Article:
Part of the reason I picked this up is because it’s a YA book that is NOT a dystopia! Gosh! In fact… it is referencing the past! Gasp! I think I imagined it was going to go back in time, but it didn’t and it didn’t matter. Despite the slightly awkward title, it was a lot of fun, rife with conspiracy and fun Egyptian-ness!
When the infamous Lo-Melkhiin whose 300 previous brides died comes to her village to choose a bride, our unnamed narrator knows he will choose her sister, the most beautiful girl there. Determined to save her, she ensures she will be chosen, and journeys with across the desert. Plunged into a new world where death probably awaits her every morning, she finds that her sacrifice has bestowed her with powers that might just change everything…
I expected, and wanted this to be a retelling of Arabian Nights. Understandably, surely? But though a lot of the basic set up was the same, this story really was about magic, power and demons rather than stories. Which I was a bit disappointed by – I’ve yet to read Arabian Nights (SO I COULD BE WRONG ABOUT THIS WHOLE THING) but have always been fascinated by the idea of stories so compelling that they save Scheherazade’s life night after night. That disappointment aside, the story was pretty decent and kept me reading!
No one talks about The Changes. And, since them, no one likes machines. Girls have to wear skirts. Witches must be burned. And anyone who thinks differently has quickly left for France. Nicky was left by her parents, and joins a group of unaffected Sikhs to help them work out how to live in this new world. Madge and her cousin Jonathan find a not-quite-dead witch, and rescue him on an adventure in a forbidden tug boat, and finally Geoffrey, a weather maker, finding himself in the point of being drowned, sets off on a quest with sister Sally to find the source of The Changes once and for all.
I really liked this trilogy! It’s an old one, and has all the elements of great kids adventures stories. Good kids against misguided adults, characters with skills, terrible danger and lots of action. Each book was about one of the three characters, and though they were barely connected at all put together they gave a good triptych of The Changes.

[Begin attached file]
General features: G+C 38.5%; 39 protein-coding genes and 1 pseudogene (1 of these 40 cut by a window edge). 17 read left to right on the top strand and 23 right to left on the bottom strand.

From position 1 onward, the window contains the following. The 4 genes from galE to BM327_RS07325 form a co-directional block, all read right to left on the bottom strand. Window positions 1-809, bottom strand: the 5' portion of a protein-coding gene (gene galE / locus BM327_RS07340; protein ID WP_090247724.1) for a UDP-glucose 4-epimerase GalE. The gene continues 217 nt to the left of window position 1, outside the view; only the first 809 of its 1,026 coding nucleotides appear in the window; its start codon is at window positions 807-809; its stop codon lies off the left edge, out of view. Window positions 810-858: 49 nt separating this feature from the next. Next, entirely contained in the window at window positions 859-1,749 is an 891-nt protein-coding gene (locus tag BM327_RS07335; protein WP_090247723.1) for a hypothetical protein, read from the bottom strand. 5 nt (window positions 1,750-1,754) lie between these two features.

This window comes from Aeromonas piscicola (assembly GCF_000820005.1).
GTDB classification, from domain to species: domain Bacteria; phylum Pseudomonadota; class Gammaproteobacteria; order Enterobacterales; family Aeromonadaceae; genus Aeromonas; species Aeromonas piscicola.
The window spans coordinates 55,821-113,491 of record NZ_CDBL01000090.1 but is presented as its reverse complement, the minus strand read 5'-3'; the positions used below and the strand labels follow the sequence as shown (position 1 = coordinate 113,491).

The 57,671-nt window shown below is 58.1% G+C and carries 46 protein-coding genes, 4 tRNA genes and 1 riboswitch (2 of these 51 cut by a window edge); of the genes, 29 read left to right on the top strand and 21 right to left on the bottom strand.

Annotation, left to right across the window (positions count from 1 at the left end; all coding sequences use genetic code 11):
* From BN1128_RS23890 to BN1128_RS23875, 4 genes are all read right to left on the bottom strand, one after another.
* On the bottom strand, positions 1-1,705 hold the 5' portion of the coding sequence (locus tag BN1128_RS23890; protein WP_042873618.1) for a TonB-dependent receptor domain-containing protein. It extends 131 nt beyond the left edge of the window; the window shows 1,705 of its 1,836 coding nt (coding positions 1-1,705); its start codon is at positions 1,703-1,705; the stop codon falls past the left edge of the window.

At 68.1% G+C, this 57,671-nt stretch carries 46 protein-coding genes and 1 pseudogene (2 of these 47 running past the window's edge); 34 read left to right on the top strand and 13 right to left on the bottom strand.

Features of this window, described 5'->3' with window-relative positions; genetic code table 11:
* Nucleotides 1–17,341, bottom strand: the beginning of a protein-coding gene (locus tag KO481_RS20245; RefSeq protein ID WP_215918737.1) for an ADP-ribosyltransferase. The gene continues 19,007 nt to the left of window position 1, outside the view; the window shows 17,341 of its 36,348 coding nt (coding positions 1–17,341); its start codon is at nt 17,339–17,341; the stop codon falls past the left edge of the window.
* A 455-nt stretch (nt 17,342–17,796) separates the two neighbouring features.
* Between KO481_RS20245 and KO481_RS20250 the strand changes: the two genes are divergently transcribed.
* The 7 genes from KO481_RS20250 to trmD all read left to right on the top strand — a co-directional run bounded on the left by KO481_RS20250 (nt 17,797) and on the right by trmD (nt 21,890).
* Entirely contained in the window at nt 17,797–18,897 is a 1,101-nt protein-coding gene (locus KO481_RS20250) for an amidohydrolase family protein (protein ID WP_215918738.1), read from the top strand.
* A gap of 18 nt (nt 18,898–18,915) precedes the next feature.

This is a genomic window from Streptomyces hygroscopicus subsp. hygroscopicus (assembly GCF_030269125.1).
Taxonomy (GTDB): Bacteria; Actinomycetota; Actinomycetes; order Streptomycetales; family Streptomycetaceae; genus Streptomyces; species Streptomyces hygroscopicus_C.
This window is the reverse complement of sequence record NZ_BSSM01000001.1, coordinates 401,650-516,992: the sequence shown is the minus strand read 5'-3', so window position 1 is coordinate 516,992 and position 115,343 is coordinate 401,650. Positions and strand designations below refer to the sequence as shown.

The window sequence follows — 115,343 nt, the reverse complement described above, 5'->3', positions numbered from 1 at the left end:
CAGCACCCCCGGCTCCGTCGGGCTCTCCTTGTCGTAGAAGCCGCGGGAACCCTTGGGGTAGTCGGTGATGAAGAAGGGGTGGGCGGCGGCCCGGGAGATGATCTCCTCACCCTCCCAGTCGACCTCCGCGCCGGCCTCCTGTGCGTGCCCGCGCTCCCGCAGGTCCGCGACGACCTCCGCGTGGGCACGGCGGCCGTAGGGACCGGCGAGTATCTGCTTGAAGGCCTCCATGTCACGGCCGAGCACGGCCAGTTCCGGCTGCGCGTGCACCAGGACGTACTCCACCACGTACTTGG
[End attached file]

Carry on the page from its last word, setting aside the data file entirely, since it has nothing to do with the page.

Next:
After the gruelling and dramatic adventures escaping from Nazi Germany under her adopted uncle Hitler’s nose with her Jewish boyfriend Daniel in book one, Gretchen has been taken in by an English family and for the first time ever has a place she likes to call home. But Daniel isn’t so well placed – and when he hears his brother is ill he rushes back to Germany. Next thing Gretchen hears he’s accused of murder – and she makes the dangerous journey to Berlin in an attempt to clear his name, encountering gangs, the SS, secrets and old Nazi acquaintances galore as she tries to pull one over on Hitler yet again.
I was initially doubtful about how another book could come out of this. Gretchen escaped from terrible circumstances and crazy happenings – and now she’s going back! What! And once she was back in Germany, the drama came thick and fast. The coincidences were far too many, the story completely implausible – but terrific fun. It’s pushing beyond the limits of believability, but if you accept that, it’s gripping and exciting.
Very excitingly, I’ve been able to do a couple author interviews on my blog, and just sent the questions off for another. This is another instance of my blog making my dreams come true – not only do I get sent free books but am allowed to question the people who wrote them! Hurrah!
I interviewed Christopher Fowler here and my sister and I interviewed Lynette Noni here. But I’ve found that writing questions isn’t quite as easy as you might think. I find that I spend a long time agonising over just what exactly to ask!
Here are my five quick conundrums: